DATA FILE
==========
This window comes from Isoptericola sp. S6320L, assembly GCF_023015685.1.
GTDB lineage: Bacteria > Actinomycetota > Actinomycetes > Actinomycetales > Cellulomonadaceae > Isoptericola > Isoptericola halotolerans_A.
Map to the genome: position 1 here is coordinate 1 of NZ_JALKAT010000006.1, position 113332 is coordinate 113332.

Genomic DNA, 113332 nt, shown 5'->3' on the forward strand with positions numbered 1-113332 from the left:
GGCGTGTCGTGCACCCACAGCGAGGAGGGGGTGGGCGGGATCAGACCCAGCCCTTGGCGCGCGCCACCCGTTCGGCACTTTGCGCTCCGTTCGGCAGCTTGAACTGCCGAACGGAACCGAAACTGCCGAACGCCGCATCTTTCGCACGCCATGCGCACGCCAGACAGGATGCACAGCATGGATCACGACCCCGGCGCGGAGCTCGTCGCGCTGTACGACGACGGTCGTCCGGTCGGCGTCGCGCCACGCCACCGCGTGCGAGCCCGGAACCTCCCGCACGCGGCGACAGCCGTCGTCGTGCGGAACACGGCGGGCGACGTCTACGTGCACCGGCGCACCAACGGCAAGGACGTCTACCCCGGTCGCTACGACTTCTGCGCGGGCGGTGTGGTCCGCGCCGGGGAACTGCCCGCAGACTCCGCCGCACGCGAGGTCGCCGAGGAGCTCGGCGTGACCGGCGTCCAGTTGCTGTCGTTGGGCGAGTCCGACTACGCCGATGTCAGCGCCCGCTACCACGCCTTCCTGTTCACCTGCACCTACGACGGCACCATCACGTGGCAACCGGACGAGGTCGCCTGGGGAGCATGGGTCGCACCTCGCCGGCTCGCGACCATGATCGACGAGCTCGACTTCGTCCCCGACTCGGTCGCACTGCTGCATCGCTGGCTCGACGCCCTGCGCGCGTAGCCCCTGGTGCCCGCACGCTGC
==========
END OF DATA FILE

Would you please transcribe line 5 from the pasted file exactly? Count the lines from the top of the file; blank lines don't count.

GGCGTGTCGTGCACCCACAGCGAGGAGGGGGTGGGCGGGATCAGACCCAGCCCTTGGCGCGCGCCACCCGTTCGGCACTTTGCGCTCCGTTCGGCAGCTTGAACTGCCGAACGGAACCGAAACTGCCGAACGCCGCATCTTTCGCACGCCATGCGCACGCCAGACAGGATGCACAGCATGGATCACGACCCCGGCGCGGAGCTCGTCGCGCTGTACGACGACGGTCGTCCGGTCGGCGTCGCGCCACGCCACCGCGTGCGAGCCCGGAACCTCCCGCACGCGGCGACAGCCGTCGTCGTGCGGAACACGGCGGGCGACGTCTACGTGCACCGGCGCACCAACGGCAAGGACGTCTACCCCGGTCGCTACGACTTCTGCGCGGGCGGTGTGGTCCGCGCCGGGGAACTGCCCGCAGACTCCGCCGCACGCGAGGTCGCCGAGGAGCTCGGCGTGACCGGCGTCCAGTTGCTGTCGTTGGGCGAGTCCGACTACGCCGATGTCAGCGCCCGCTACCACGCCTTCCTGTTCACCTGCACCTACGACGGCACCATCACGTGGCAACCGGACGAGGTCGCCTGGGGAGCATGGGTCGCACCTCGCCGGCTCGCGACCATGATCGACGAGCTCGACTTCGTCCCCGACTCGGTCGCACTGCTGCATCGCTGGCTCGACGCCCTGCGCGCGTAGCCCCTGGTGCCCGCACGCTGC